How to Install Basement Drywall

What You'll Need
Drywall nails or screws
Masonry screws
Electric drill
Tape measure
Drywall plaster
Joint Tape

Hanging basement drywall is arguably the hardest part of finishing a basement, but it can also be the most satisfying because you are only one step away from having a room basement space that actually looks like a room.

Many homeowners with an unfinished basement want to finish without professional help, which can be done with the right knowledge and tools. If you have neither, you'll need to buy or borrow the tools. The know-how comes a bit more easily. Follow these steps to drywall your basement.

Step 1 - Providing Wall Framing

Normally, unfinished basements have bare concrete or concrete block walls. In either case, you will need framed walls onto which you will be able to attach drywall. Your form will need bottom and top plates, as well as vertical studs that are 8-feet high and are spaced at 16-inch intervals.

This spacing is designed to accommodate the attachment of drywall sheets that are typically 4-feet wide and 8-feet tall. With this spacing, the side edges of every drywall end at the center of a stud and the top and bottom edges end at the center of a plate, which is the perfect place for these sheets to end. It allows each drywall sheet to be tacked onto the stud with drywall screws.

Step 2 - Purchasing Your Drywall

Drywall comes in standard 4x8-foot sheets, but the thickness of the sheets varies. For application in a residential construction project such as finishing a basement, you should use sheets with a thickness of 3/8-inch. Stack your sheets near the room where you will hang them. If you stack them in the room in which you will be hanging them, you'll find yourself having to move them, a task that you will not relish.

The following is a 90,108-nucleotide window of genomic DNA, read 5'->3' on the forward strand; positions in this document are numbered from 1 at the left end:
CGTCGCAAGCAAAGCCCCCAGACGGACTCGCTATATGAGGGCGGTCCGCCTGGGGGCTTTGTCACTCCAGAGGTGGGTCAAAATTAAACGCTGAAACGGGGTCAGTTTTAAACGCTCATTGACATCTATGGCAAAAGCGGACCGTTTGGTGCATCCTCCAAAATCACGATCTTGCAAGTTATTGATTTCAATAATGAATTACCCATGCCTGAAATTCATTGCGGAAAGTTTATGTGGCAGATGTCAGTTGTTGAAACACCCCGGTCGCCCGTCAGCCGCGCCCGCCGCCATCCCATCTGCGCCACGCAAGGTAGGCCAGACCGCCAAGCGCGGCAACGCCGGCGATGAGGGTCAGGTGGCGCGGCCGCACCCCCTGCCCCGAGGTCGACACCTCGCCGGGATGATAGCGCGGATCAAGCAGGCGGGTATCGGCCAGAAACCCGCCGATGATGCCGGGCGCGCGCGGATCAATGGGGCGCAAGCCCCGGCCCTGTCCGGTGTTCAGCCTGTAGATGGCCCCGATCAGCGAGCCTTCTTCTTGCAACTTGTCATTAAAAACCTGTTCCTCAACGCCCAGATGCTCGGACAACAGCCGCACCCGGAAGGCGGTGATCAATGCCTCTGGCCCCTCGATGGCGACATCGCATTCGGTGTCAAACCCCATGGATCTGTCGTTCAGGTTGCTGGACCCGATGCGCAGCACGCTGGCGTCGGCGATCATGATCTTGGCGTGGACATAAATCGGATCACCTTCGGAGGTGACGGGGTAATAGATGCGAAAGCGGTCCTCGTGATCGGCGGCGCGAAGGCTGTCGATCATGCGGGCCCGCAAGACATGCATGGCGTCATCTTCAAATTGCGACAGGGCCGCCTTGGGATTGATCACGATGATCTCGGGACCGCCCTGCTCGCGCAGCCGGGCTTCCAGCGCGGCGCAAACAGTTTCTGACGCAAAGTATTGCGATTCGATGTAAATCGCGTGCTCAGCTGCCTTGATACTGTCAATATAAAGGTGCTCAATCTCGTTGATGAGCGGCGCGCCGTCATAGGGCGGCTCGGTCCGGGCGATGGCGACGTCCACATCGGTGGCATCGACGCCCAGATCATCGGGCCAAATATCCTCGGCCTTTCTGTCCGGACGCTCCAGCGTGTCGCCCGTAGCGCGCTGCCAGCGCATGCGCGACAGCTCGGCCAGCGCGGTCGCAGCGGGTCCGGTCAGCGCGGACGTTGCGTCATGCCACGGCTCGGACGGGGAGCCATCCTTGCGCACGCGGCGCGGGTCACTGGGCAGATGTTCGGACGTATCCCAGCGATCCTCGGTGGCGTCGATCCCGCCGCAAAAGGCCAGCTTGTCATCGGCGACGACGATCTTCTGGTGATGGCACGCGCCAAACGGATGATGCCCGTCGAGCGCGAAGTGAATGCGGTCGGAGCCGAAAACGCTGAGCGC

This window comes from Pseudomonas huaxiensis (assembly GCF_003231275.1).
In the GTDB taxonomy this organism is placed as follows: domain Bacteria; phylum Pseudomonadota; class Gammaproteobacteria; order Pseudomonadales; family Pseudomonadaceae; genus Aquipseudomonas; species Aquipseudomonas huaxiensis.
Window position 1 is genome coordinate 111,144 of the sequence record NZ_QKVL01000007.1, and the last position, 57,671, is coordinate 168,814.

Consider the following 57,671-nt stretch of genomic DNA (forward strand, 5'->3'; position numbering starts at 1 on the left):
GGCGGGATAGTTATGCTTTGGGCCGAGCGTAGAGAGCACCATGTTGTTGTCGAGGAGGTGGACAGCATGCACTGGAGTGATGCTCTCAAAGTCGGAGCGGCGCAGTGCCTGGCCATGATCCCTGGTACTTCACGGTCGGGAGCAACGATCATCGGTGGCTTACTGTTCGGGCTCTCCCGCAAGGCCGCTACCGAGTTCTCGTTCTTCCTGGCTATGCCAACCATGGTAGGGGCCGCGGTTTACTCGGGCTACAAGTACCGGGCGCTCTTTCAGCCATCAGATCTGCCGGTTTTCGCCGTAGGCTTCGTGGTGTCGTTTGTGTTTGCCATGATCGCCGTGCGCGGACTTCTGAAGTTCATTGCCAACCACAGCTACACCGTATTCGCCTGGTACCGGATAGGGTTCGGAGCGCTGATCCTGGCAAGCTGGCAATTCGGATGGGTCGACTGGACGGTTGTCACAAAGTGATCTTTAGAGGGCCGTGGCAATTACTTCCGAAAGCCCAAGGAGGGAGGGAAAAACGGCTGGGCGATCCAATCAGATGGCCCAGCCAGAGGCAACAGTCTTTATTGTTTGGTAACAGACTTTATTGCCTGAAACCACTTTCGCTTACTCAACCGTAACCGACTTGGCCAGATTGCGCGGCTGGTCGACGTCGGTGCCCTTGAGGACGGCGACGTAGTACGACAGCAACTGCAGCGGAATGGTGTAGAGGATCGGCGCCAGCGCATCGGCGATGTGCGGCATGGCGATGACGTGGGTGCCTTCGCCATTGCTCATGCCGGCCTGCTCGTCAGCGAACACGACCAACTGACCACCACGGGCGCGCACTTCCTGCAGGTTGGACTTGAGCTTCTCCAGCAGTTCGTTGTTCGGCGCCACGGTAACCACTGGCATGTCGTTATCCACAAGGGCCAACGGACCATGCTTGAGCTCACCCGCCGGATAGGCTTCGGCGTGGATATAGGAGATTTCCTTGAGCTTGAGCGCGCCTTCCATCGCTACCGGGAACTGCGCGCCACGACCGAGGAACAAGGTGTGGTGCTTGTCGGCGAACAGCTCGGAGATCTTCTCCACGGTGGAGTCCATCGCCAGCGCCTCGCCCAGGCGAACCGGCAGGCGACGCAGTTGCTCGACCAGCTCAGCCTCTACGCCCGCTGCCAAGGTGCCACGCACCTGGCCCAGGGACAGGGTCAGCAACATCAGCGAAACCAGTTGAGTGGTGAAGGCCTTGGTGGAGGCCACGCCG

Step 3 - Attaching Your Drywall Sheets

Begin attaching your sheets at one corner of the room. Use your power drill to insert drywall screws 16-inches apart on studs and plates. Continue this same process until you reach the end of the wall. The last sheet is not likely to end at the exact corner of the room and will need to be cut so that it ends at a corner stud where it can be attached. Finish attaching drywall sheets on other walls the same way.

Step 4 - Applying Tape and Mud

Cover each seam between the sheets with seam tape and mud. Using a joint knife, first apply a strip of mud down the seam. This mud will both fill the seam and act as an adhesive to attach the seams to the drywall.

Apply the seam tape over the mud, then apply another layer of mud over the seam tape to smooth its edges. At places outside of the tape strips wear screws have been inserted into the drywall, you'll find a shallow dent which needs to be filled with drywall mud. When the mud is dry, smooth the rough edges with sandpaper and your walls will be ready for their coat of paint primer.